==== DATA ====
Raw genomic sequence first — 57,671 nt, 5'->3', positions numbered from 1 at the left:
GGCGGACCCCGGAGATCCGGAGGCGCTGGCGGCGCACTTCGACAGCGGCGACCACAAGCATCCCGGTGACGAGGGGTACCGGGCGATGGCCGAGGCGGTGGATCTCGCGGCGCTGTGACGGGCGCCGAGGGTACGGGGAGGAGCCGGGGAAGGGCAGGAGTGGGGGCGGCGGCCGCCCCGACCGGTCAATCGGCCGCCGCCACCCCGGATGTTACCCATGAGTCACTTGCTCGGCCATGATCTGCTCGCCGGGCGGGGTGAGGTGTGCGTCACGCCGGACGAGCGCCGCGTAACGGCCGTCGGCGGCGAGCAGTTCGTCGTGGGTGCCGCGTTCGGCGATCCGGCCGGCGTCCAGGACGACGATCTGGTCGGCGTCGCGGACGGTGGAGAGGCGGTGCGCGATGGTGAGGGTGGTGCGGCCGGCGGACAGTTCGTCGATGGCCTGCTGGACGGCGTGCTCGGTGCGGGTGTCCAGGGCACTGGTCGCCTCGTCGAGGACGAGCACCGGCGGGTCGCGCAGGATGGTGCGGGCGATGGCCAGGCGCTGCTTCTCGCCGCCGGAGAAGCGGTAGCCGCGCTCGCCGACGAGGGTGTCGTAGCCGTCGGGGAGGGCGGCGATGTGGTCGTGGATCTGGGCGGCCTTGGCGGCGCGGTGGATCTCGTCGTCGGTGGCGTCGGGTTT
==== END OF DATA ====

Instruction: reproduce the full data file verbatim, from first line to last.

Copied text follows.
Raw genomic sequence first — 57,671 nt, 5'->3', positions numbered from 1 at the left:
GGCGGACCCCGGAGATCCGGAGGCGCTGGCGGCGCACTTCGACAGCGGCGACCACAAGCATCCCGGTGACGAGGGGTACCGGGCGATGGCCGAGGCGGTGGATCTCGCGGCGCTGTGACGGGCGCCGAGGGTACGGGGAGGAGCCGGGGAAGGGCAGGAGTGGGGGCGGCGGCCGCCCCGACCGGTCAATCGGCCGCCGCCACCCCGGATGTTACCCATGAGTCACTTGCTCGGCCATGATCTGCTCGCCGGGCGGGGTGAGGTGTGCGTCACGCCGGACGAGCGCCGCGTAACGGCCGTCGGCGGCGAGCAGTTCGTCGTGGGTGCCGCGTTCGGCGATCCGGCCGGCGTCCAGGACGACGATCTGGTCGGCGTCGCGGACGGTGGAGAGGCGGTGCGCGATGGTGAGGGTGGTGCGGCCGGCGGACAGTTCGTCGATGGCCTGCTGGACGGCGTGCTCGGTGCGGGTGTCCAGGGCACTGGTCGCCTCGTCGAGGACGAGCACCGGCGGGTCGCGCAGGATGGTGCGGGCGATGGCCAGGCGCTGCTTCTCGCCGCCGGAGAAGCGGTAGCCGCGCTCGCCGACGAGGGTGTCGTAGCCGTCGGGGAGGGCGGCGATGTGGTCGTGGATCTGGGCGGCCTTGGCGGCGCGGTGGATCTCGTCGTCGGTGGCGTCGGGTTT